Pull-ups are one of the most basic exercises for training general upper body strength for climbing. As you train them, you’ll notice an increase in your ability to perform a higher number of reps and sets. However, once you get comfortable with these bodyweight pulls, your maximum strength will not improve over time. You must expose your muscles to higher and higher resistance over time to increase maximum strength—a pillar of training known as progressive overload. Building max strength for climbing is important. It allows you to pull harder moves and improves your power output and endurance, if trained properly.
An easy tool that many climbers could be using to increase their max pull strength is weighted pull-ups. This exercise is often underused, perhaps due to a lack of knowledge or a feeling of not being ready for extra weight. Surprisingly, top climbing coaches like Eric Hörst say that once you can do eight pull-ups in a row with good form, you’re likely ready to start adding weight.
Below, we go over correct pull-up form, how to add weight properly, and a simple training routine for adding this exercise into your training cycle. There are lots of different pull-up variations, but in this article, we’ll focus on the conventional pull-up.
Before adding weight to your pull-ups, you must ensure that you are using proper form. It can be a good idea to film yourself from multiple angles to ensure that your technique looks good. If you experience pain in the shoulders or elbows regularly when performing pull-ups, consult a coach, physiotherapist, and/or doctor to diagnose what’s wrong.
Start your pull-up by standing under the bar. The bar should ideally be a height that you can reach without jumping up. Grab the bar with your palms facing away, arms slightly wider than shoulder width. From a relaxed hang, engage your upper back, pulling your scapulas down and reducing the distance between your ears and arms. To then pull your body upwards, use primarily your lats. Keep your core engaged and your elbows in line with your body—they should not wing out. A helpful tip to prevent winging is to think of bending the bar or driving through your pinky fingers.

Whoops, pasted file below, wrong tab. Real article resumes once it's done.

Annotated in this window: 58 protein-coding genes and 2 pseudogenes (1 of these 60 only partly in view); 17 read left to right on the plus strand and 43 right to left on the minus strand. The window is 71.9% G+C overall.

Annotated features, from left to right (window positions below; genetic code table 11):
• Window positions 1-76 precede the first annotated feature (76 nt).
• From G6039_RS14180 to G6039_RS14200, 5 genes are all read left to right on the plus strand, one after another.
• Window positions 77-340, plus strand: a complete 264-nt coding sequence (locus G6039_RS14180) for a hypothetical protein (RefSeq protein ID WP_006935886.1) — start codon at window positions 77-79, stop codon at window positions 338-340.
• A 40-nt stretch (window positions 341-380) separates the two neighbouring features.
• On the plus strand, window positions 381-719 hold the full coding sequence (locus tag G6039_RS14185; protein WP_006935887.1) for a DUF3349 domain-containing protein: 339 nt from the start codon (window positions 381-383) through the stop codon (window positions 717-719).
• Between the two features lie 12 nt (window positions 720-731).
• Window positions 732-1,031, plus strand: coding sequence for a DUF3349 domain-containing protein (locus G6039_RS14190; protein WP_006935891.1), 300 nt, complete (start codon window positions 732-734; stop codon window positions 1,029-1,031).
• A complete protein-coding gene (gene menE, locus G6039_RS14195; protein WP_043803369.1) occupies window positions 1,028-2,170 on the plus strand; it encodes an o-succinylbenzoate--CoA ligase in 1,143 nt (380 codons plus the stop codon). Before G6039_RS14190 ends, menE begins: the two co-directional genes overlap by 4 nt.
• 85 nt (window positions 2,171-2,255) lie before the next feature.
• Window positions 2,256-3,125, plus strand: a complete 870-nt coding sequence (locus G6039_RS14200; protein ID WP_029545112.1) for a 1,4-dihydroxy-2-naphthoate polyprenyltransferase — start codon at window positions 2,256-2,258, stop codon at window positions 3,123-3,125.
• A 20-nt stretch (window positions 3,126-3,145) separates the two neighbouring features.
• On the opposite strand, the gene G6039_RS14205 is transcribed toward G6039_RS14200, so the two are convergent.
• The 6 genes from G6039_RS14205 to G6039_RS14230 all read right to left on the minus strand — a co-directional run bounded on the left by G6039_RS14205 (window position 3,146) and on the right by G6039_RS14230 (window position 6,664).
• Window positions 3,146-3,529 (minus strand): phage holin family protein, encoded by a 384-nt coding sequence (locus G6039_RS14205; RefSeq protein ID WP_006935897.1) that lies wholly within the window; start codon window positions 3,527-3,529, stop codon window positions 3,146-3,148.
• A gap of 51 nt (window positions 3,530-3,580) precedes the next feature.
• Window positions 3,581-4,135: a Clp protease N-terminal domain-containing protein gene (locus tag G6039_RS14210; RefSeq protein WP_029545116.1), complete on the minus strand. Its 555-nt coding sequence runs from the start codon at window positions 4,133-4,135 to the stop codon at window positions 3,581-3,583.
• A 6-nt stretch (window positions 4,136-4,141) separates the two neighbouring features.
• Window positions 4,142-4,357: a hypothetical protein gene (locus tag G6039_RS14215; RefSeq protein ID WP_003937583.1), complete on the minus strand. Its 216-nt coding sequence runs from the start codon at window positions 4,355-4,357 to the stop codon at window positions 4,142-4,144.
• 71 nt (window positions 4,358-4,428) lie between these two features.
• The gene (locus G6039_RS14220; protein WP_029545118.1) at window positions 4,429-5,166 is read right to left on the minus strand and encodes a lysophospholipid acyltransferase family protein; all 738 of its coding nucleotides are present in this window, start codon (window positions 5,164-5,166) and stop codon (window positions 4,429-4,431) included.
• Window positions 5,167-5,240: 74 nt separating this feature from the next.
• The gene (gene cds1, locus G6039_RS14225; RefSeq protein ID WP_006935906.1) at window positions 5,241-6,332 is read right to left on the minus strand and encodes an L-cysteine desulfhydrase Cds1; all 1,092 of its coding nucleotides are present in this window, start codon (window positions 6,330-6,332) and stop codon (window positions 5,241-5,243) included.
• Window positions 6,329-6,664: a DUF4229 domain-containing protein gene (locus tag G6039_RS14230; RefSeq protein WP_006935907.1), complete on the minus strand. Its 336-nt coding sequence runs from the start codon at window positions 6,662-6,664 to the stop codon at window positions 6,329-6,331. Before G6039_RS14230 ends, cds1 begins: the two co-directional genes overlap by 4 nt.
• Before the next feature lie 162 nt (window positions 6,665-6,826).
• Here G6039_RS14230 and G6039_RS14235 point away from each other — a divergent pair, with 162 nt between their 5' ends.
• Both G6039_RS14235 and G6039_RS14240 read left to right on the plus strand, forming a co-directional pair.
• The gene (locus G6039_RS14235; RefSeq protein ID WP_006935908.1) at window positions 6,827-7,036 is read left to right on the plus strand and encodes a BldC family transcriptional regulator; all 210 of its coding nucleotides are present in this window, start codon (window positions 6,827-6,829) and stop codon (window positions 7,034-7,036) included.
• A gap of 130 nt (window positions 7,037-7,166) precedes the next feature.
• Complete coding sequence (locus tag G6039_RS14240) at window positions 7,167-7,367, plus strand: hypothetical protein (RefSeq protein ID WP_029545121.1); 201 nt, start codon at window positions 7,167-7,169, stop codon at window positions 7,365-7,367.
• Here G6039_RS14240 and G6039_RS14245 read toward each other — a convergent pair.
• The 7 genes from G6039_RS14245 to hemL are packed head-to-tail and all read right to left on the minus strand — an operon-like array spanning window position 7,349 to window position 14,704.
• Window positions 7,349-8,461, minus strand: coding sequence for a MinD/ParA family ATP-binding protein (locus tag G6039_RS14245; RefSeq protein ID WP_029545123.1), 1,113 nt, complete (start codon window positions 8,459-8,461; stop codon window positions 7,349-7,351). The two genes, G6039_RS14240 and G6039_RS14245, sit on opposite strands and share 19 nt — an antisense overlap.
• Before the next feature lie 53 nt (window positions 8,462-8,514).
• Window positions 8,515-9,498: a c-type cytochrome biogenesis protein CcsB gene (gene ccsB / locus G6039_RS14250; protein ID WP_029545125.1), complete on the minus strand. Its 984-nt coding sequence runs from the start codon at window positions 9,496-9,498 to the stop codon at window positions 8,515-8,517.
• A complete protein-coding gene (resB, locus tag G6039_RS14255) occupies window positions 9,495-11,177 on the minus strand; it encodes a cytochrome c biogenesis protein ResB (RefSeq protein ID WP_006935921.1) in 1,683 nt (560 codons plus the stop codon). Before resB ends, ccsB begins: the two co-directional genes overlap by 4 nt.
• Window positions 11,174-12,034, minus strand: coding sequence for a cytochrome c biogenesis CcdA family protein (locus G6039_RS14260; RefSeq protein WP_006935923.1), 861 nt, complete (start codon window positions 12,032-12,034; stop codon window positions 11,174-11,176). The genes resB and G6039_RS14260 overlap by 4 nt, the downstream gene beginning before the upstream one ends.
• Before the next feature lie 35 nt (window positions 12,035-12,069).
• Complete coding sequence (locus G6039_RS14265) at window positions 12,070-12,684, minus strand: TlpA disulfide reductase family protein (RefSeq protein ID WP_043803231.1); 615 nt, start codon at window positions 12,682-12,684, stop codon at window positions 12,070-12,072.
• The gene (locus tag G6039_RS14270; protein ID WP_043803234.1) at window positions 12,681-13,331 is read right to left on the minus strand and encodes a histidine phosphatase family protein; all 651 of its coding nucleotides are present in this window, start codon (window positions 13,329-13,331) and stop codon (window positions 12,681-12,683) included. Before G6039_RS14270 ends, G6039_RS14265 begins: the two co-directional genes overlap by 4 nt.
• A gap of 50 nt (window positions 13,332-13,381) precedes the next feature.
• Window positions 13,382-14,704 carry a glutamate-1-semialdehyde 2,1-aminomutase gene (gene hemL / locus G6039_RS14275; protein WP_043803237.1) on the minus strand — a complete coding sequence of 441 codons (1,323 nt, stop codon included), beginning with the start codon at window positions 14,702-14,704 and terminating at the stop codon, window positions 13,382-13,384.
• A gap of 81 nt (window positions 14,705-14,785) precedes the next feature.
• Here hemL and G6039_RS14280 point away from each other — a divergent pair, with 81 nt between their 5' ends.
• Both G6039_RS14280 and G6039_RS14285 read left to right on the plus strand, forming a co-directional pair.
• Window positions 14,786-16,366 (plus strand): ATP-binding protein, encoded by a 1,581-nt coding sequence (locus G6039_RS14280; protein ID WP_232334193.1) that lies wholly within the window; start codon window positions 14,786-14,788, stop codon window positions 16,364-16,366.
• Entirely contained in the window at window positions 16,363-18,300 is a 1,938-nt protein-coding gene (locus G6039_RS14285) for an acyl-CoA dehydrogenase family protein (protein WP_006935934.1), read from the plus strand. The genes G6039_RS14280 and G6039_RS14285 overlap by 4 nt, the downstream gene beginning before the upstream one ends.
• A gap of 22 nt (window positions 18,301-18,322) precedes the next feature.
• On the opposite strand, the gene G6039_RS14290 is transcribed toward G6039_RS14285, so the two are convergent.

The goal should be to clear your chin above the bar without stretching your neck and face upwards. Rather than focusing on your chin, it can be helpful to think about bringing your chest to the bar. Also, do not buck your hips or legs (known as “kipping”) to give you momentum to clear the bar.
After holding the pull-up at the top for a second, you should lower your body slowly, taking care not to shock load the elbows or shoulders. For a demo of a conventional pull-up see the video below by Movement for Climbing:
If you can perform eight to ten conventional pull-ups with the proper form described above, it’s time to start exploring weighted pull-ups to continue making max strength gains. To add weight, simply secure weight plates or dumbbells with webbing to a carabiner and then clip that carabiner into your belay loop or top tie in point of your harness. As you increase your weight over time it can be helpful to use a lifting pin such as this one by Lattice Training. Climbers using high weights should swap their climbing harness for a dipping belt for more comfort.
You’ll be surprised by how much more difficult your pull-ups will feel just adding five, 10, or 20 pounds. Don’t be discouraged though. You’ll see significant strength gains in just a few weeks time using the training protocol discussed below.
Some safety considerations are extra important when doing weighted pull-ups:
- Warm-up thoroughly beforehand using assisted or unweighted pulls (in addition to the other mobility and stability exercises you typically use in your warm-up).
- Use a bar that is the appropriate height for you. You should not be jumping to catch the bar to start the exercise. If the bar is too high, use a stable structure to stand on to reach the bar comfortably. You don’t want to trip and fall off a wobbly stool or box.
- Lower down with control. You don’t want the additional weight to shockload your elbows or shoulders. To help prevent this, don’t go into a straight arm position at the bottom of the pull-up—keep a slight bend in your arm.
Here’s a good example of a DIY weighted pull-up set-up:
This weighted pull-up workout by pro-climber Cameron Hörst is an excellent one for increasing your max pull strength over time. The workout involves five sets of five reps of weighted pull-ups. Rest time between sets is three to five minutes. Before you add this exercise to your routine, you’ll need to experiment to find out how much added weight is right for you. For this 5×5 workout, you’ll want to use the maximum amount of weight you can add and still do seven to eight pull-ups with proper form.
To warm up for the 5×5, do two sets of bodyweight pull-ups followed by one set using 50% of the weight you’ll use in the 5×5. Then take a five minute rest before starting the full workout. Your first three sets will likely not feel that hard to complete. But by the fourth and fifth sets, your fatigue should be building and you should be fighting to complete your last reps. If sets four and five do not feel difficult, add five pounds to your next 5×5 workout. Do this workout twice a week and you’re guaranteed to see strength gains.